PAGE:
It can be frustrating and difficult to get the outcomes that give assurance and hope to existing businesses and to those who are anxious to develop their entrepreneurial skills and instincts and would look for support from the financial sector to identify that all the necessary leverages exist. It is time that the Assembly looked at that because, if we were to examine our Programme for Government targets over successive mandates, we would clearly see that this is an issue that we come up against time and time again. That results in our falling short of our expectations and does not justify the view that there is an international recession that we can do nothing about.
This is a time when we should be prepared, working with other Administrations, to look at the pros and cons. We should not be deflected from that course by people waving price tags in front of us. Missed or lost opportunities also come with price tags. As an Assembly, we can learn from other assemblies that are looking at taking on more powers. That will have implications for the block grant, and there are cost factors to be examined. However, as we have a track record of missing targets that we set for ourselves, it is incumbent on us to formulate a different approach.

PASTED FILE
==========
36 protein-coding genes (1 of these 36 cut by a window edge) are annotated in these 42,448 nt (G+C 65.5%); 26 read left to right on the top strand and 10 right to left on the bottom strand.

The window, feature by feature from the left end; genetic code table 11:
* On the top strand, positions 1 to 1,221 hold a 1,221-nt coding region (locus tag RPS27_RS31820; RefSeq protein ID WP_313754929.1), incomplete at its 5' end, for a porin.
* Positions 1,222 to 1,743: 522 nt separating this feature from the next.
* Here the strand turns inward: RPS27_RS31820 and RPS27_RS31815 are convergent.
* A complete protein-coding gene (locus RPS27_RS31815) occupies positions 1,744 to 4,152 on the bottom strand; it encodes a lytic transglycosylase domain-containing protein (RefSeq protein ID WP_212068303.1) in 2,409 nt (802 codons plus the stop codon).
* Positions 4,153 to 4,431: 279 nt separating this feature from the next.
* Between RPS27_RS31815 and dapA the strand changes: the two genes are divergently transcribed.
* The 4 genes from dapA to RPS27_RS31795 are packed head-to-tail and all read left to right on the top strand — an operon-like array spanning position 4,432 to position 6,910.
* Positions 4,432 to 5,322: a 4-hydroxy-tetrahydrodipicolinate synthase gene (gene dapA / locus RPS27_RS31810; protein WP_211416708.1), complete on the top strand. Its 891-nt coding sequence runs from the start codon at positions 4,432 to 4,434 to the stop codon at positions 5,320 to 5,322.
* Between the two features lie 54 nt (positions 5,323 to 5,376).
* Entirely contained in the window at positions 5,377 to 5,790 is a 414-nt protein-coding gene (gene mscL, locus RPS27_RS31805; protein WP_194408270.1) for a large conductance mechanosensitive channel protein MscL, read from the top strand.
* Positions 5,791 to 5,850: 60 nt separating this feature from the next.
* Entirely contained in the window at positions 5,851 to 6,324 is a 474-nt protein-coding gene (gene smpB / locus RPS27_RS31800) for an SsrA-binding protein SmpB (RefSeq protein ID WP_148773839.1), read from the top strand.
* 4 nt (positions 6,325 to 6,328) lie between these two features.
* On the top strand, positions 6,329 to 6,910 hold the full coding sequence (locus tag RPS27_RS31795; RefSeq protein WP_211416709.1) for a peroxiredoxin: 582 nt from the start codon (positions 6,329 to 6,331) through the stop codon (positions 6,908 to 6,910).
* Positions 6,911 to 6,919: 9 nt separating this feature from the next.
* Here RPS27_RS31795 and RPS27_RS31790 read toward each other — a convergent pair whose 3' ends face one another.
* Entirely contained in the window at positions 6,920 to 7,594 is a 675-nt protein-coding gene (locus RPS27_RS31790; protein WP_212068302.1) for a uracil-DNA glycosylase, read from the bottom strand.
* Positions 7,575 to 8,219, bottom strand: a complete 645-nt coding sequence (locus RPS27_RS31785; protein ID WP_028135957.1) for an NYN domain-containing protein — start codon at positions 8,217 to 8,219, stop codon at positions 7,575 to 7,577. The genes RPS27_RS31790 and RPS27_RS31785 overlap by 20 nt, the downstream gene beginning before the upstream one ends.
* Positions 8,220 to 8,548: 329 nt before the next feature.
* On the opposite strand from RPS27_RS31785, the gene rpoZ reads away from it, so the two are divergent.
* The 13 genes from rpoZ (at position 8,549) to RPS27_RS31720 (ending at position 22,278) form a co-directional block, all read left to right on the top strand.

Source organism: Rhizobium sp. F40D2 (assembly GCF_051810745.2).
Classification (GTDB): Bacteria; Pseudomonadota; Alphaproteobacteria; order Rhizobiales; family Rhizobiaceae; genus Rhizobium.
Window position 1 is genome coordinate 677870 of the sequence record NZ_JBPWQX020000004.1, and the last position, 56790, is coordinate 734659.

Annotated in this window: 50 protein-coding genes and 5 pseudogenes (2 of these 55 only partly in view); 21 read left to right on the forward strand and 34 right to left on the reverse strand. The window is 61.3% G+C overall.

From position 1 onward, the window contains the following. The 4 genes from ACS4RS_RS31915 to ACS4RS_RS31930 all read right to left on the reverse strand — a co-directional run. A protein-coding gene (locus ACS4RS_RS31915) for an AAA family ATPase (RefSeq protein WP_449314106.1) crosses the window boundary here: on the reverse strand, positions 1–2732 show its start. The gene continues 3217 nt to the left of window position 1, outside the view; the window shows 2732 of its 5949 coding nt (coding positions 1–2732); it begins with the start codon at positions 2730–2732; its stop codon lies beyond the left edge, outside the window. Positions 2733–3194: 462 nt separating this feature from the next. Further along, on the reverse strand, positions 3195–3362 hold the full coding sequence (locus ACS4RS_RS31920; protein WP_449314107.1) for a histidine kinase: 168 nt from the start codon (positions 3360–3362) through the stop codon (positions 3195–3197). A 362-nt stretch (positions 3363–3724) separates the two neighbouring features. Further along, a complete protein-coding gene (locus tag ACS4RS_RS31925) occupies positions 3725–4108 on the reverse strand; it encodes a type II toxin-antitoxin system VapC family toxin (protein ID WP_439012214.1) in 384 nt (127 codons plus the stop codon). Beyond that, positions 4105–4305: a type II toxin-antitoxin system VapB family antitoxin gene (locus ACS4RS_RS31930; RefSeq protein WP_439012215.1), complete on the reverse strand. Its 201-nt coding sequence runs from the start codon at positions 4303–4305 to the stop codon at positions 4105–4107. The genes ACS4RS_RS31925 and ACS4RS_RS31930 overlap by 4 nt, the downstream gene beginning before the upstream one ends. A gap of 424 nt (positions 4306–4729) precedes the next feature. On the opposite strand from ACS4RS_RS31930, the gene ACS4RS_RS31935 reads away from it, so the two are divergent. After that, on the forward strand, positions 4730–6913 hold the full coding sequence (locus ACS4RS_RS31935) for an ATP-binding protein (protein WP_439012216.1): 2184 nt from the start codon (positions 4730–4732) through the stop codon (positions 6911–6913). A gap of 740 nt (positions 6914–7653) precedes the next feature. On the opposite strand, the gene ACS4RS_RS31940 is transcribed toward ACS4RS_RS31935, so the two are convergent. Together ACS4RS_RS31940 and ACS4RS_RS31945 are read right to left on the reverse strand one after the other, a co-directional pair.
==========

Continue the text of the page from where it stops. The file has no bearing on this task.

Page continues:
I make an appeal to the Minister. This Budget represents what has been agreed by us, and I do not cavil about that at all; I support it. The Minister and his Department have steered the other Departments to a path that has ensured its faithful application. There may be variations in performance, but the strategy is the right one. Let us agree in advance and then let us devolve, evolve and make amendments through the various processes that we have developed and that I think will stand up to the test.
It is at the strategic level that we are being challenged. The time has come at least to begin to discuss that strategic level. Discussing ideas and thinking through processes does not cost any money. It is a question of developing new strategies and approaches if we can. Hopefully, that will find more traction in the Assembly, and, as people move forward, we will begin to examine how we can represent our existing private sector and its potential and, in particular, our young people. Can we develop synergies between, say, the policies of DETI and DEL to ensure that we meet the skills gaps in our workforce that are costing us jobs? I hear news announcements about jobs, clients who are being interviewed, trade missions abroad and whatever, and all of that is sound. However, I would like to see more analysis of why particular investments did not occur or were relocated — sometimes not all that far from here — to see what we might do to amend our approach and get a different outcome. That is my response to what I think is an otherwise sound approach. If we continue our progress in job creation with the same inputs, we will unfortunately continue to get the same outputs.